Al­go­nquin Park a trip for­ward in time

The Delhi News-Record - - LIFE - PAUL NI­CHOL­SON g.paul.ni­chol­son@gmail.com twit­ter.com/Ni­chol­sonNa­ture

Al­go­nquin Pro­vin­cial Park, a four-sea­son gem, is a great des­ti­na­tion for early fall migration bird­ing. On a re­cent visit, I ex­plored some old favourite trails such as Spruce Bog Board­walk and the Whiskey Rapids trail. I was able to ex­plore some new ar­eas as well, in­clud­ing a hike. I had the best luck on Spruce Bog trail, find­ing pock­ets of war­blers in­clud­ing Black­bur­nian, palm, black-throated green, black-and­white, and black-throated blue. It was also fun to see sev­eral other London bird­ers on this trail. Tim Arthur was do­ing very well with bo­real spe­cial­ties such as black­backed wood­pecker, bo­real chick­adee, and spruce grouse. Be­ing in Al­go­nquin was like trav­el­ling for­ward in time. The late Au­gust tem­per­a­tures were fresh rather than hot, some leaves were al­ready start­ing to turn, and I was see­ing some species such as com­mon loon, golden-crowned kinglet, and brown creeper that won’t be mi­grat­ing through London for some weeks. Dur­ing my visit, the num­bers and species of birds were lower than I ex­pected. At the vis­i­tor cen­tre for ex­am­ple, where I have in the past en­joyed good bird­ing suc­cess, there were very few birds. I was hop­ing for Canada jay and ruffed grouse but dipped on these species. Canada jays are per­ma­nent res­i­dents at Al­go­nquin. They pre­fer black spruce habitat and are more likely seen on the east side of the park. These birds are not at all shy. They will ap­proach peo­ple hop­ing for some seeds or other food. In spite of my rel­a­tively short trip list, there are al­ways many plea­sures in Al­go­nquin. Be­ing a Lon­doner, I don’t take com­mon raven and loon sight­ings for granted. When I’m north, I am al­ways hope­ful of see­ing in­ter­est­ing mam­mals as well. On this trip, I was ex­cited to see a black bear two Ravens are com­mon in Al­go­nquin Pro­vin­cial Park through the year. Al­though the bird is sim­i­lar to a crow, its thick beak, shaggy throat, wedge-shaped tail, and croaky vo­cal­iza­tions set it apart. kilo­me­tres from the park’s west gate. Red squir­rels’ chat­ter is part of the sound­track on all of the trails. Through Septem­ber, there good num­bers of grouse, grebes, goshawks, broad-winged and other hawks, barred and great gray owls, and sap­suck­ers are in the park. In Oc­to­ber, duck species, fox spar­rows, and longspurs, are in and around the park in good num­bers. For those who aren’t com­pletely keen on bird­ing, there is much to do in the park. Pro­grams such as Learn to Camp are pop­u­lar. Art ex­hibits fea­tur­ing wilderness and wildlife artists at the Vis­i­tor Cen­tre and the Al­go­nquin Art Cen­tre are in­spir­ing. It is easy as well to learn about Tom Thom­son and mem­bers of the Group of Seven who painted in the Park. Rent­ing a ca­noe at Ca­noe Lake is an­other clas­sic op­tion.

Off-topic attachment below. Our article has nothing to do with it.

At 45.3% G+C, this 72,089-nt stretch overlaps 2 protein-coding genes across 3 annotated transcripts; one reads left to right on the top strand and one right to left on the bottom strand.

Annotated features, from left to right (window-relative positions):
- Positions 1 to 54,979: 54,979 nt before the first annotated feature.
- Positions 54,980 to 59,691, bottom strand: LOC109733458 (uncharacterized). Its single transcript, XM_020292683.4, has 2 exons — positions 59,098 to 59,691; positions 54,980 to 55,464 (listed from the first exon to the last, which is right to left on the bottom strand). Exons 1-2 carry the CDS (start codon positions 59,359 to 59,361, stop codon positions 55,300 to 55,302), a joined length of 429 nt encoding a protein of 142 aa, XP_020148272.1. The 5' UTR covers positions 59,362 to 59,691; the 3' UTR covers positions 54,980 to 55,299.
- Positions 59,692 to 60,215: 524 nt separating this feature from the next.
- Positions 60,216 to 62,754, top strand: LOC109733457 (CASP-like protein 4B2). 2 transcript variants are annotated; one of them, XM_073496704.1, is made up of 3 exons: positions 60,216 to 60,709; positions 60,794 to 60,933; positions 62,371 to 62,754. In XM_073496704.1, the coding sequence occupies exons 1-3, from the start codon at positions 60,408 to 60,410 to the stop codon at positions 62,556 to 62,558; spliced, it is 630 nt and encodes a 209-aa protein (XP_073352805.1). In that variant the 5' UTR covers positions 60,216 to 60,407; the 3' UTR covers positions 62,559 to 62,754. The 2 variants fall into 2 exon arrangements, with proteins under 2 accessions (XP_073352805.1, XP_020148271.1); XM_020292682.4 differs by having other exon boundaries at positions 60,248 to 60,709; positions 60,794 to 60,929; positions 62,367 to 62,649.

Na­ture notes

• Crows and ravens are our only com­pletely black birds. • The fall hawk watch at Hawk Cliff just east of Port Stan­ley on Lake Erie has started. As well as see­ing mi­grat­ing rap­tors, bird­ers can see a good va­ri­ety of song­birds on the move at this lo­ca­tion. Daily rap­tor ob­ser­va­tions are posted to the Hawk Cliff Hawk­watch web­site and be­come part of the con­ti­nen­tMi­gra­tion As­so­ci­a­tion of North wide data­base of the Hawk Amer­ica known as HMANA. The daily count at Hawk Cliff is again co-or­di­nated by Dave Brown. It con­tin­ues into Novem­ber. • The an­nual tax­o­nomic up­date on eBird has hap­pened. This up­date re­flects the pre­vi­ous 12 months of amend­ments such as species splits and lumps ap­proved by the Amer­i­can Or­nitho­log­i­cal So­ci­ety’s Com­mit­tee on Clas­si­fi­ca­tion and Nomen­cla­ture of North and Mid­dle Amer­i­can Birds, and name changes such as the shift ear­lier this year from gray jay to Canada jay. Some species splits will re­sult in “arm­chair lif­ers” be­ing added to the lists of some bird­ers. • The bird sounds that most of us con­sider are vo­cal­iza­tions, how­ever there are other bird sounds that are both in­ter­est­ing and use­ful. The sounds made by the flight feath­ers of hum­ming­birds, wood­cock, and snipe are distinc­tive. With prac­tise, bird­ers can also iden­tify a species of wood­pecker based on its drum­ming. A yel­low­bel­lied wood­pecker’s drum­ming sounds like it is run­ning out of gas. A pileated wood­pecker’s drum­ming is heavy and can be ar­rhyth­mic.

Newspapers in English

Newspapers from Canada

© PressReader. All rights reserved.